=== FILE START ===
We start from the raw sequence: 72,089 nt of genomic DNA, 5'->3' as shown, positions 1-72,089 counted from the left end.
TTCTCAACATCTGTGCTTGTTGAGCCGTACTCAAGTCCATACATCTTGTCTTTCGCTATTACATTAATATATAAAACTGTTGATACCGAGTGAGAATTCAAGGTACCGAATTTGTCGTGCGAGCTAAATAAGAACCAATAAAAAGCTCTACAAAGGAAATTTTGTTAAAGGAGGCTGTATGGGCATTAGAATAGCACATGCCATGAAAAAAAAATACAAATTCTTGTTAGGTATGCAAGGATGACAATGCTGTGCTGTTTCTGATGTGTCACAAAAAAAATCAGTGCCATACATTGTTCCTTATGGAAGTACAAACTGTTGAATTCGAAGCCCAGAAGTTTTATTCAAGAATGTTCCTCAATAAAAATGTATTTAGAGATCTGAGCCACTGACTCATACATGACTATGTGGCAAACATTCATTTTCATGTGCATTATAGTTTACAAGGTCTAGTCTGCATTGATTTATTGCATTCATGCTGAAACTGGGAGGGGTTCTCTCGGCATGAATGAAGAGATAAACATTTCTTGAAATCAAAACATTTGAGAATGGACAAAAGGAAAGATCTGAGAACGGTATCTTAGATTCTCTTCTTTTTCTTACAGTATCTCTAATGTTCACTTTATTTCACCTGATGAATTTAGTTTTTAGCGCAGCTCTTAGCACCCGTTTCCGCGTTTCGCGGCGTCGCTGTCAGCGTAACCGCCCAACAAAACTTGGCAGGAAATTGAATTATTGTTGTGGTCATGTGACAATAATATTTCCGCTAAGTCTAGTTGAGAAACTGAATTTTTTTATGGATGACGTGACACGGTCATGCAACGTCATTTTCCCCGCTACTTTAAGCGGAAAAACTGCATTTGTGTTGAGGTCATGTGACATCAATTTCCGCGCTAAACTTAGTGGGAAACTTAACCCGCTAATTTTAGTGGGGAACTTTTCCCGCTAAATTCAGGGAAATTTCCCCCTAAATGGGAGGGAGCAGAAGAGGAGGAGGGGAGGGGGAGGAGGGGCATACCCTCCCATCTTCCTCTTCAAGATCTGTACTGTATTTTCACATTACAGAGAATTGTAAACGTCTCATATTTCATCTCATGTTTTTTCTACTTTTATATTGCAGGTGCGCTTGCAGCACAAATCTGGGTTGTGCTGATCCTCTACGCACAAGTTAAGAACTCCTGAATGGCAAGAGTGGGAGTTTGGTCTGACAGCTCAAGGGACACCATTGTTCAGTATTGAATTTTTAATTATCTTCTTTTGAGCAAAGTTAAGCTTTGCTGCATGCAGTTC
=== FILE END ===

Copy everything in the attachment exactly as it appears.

We start from the raw sequence: 72,089 nt of genomic DNA, 5'->3' as shown, positions 1-72,089 counted from the left end.
TTCTCAACATCTGTGCTTGTTGAGCCGTACTCAAGTCCATACATCTTGTCTTTCGCTATTACATTAATATATAAAACTGTTGATACCGAGTGAGAATTCAAGGTACCGAATTTGTCGTGCGAGCTAAATAAGAACCAATAAAAAGCTCTACAAAGGAAATTTTGTTAAAGGAGGCTGTATGGGCATTAGAATAGCACATGCCATGAAAAAAAAATACAAATTCTTGTTAGGTATGCAAGGATGACAATGCTGTGCTGTTTCTGATGTGTCACAAAAAAAATCAGTGCCATACATTGTTCCTTATGGAAGTACAAACTGTTGAATTCGAAGCCCAGAAGTTTTATTCAAGAATGTTCCTCAATAAAAATGTATTTAGAGATCTGAGCCACTGACTCATACATGACTATGTGGCAAACATTCATTTTCATGTGCATTATAGTTTACAAGGTCTAGTCTGCATTGATTTATTGCATTCATGCTGAAACTGGGAGGGGTTCTCTCGGCATGAATGAAGAGATAAACATTTCTTGAAATCAAAACATTTGAGAATGGACAAAAGGAAAGATCTGAGAACGGTATCTTAGATTCTCTTCTTTTTCTTACAGTATCTCTAATGTTCACTTTATTTCACCTGATGAATTTAGTTTTTAGCGCAGCTCTTAGCACCCGTTTCCGCGTTTCGCGGCGTCGCTGTCAGCGTAACCGCCCAACAAAACTTGGCAGGAAATTGAATTATTGTTGTGGTCATGTGACAATAATATTTCCGCTAAGTCTAGTTGAGAAACTGAATTTTTTTATGGATGACGTGACACGGTCATGCAACGTCATTTTCCCCGCTACTTTAAGCGGAAAAACTGCATTTGTGTTGAGGTCATGTGACATCAATTTCCGCGCTAAACTTAGTGGGAAACTTAACCCGCTAATTTTAGTGGGGAACTTTTCCCGCTAAATTCAGGGAAATTTCCCCCTAAATGGGAGGGAGCAGAAGAGGAGGAGGGGAGGGGGAGGAGGGGCATACCCTCCCATCTTCCTCTTCAAGATCTGTACTGTATTTTCACATTACAGAGAATTGTAAACGTCTCATATTTCATCTCATGTTTTTTCTACTTTTATATTGCAGGTGCGCTTGCAGCACAAATCTGGGTTGTGCTGATCCTCTACGCACAAGTTAAGAACTCCTGAATGGCAAGAGTGGGAGTTTGGTCTGACAGCTCAAGGGACACCATTGTTCAGTATTGAATTTTTAATTATCTTCTTTTGAGCAAAGTTAAGCTTTGCTGCATGCAGTTC